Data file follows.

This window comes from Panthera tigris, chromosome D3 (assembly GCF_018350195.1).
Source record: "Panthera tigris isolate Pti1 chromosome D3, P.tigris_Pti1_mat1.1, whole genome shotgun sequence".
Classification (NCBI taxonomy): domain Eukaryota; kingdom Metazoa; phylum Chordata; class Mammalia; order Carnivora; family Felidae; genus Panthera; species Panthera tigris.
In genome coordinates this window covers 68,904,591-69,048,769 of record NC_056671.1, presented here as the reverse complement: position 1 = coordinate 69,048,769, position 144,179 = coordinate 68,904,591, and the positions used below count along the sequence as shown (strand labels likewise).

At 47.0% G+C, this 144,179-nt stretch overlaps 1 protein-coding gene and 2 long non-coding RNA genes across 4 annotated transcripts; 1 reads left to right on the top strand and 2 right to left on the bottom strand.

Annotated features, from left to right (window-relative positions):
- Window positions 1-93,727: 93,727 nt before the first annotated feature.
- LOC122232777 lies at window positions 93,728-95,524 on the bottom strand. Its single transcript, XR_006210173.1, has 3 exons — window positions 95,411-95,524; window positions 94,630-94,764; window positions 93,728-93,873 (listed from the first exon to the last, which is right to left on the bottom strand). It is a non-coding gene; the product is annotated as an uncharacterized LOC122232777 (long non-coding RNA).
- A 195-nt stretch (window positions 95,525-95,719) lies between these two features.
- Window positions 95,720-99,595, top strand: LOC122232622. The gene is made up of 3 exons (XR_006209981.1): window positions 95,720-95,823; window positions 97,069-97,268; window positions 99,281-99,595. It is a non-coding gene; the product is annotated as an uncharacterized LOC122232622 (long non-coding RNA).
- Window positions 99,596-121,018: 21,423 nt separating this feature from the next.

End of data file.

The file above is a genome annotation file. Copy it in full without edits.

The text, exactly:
This window comes from Panthera tigris, chromosome D3 (assembly GCF_018350195.1).
Source record: "Panthera tigris isolate Pti1 chromosome D3, P.tigris_Pti1_mat1.1, whole genome shotgun sequence".
Classification (NCBI taxonomy): domain Eukaryota; kingdom Metazoa; phylum Chordata; class Mammalia; order Carnivora; family Felidae; genus Panthera; species Panthera tigris.
In genome coordinates this window covers 68,904,591-69,048,769 of record NC_056671.1, presented here as the reverse complement: position 1 = coordinate 69,048,769, position 144,179 = coordinate 68,904,591, and the positions used below count along the sequence as shown (strand labels likewise).

At 47.0% G+C, this 144,179-nt stretch overlaps 1 protein-coding gene and 2 long non-coding RNA genes across 4 annotated transcripts; 1 reads left to right on the top strand and 2 right to left on the bottom strand.

Annotated features, from left to right (window-relative positions):
- Window positions 1-93,727: 93,727 nt before the first annotated feature.
- LOC122232777 lies at window positions 93,728-95,524 on the bottom strand. Its single transcript, XR_006210173.1, has 3 exons — window positions 95,411-95,524; window positions 94,630-94,764; window positions 93,728-93,873 (listed from the first exon to the last, which is right to left on the bottom strand). It is a non-coding gene; the product is annotated as an uncharacterized LOC122232777 (long non-coding RNA).
- A 195-nt stretch (window positions 95,525-95,719) lies between these two features.
- Window positions 95,720-99,595, top strand: LOC122232622. The gene is made up of 3 exons (XR_006209981.1): window positions 95,720-95,823; window positions 97,069-97,268; window positions 99,281-99,595. It is a non-coding gene; the product is annotated as an uncharacterized LOC122232622 (long non-coding RNA).
- Window positions 99,596-121,018: 21,423 nt separating this feature from the next.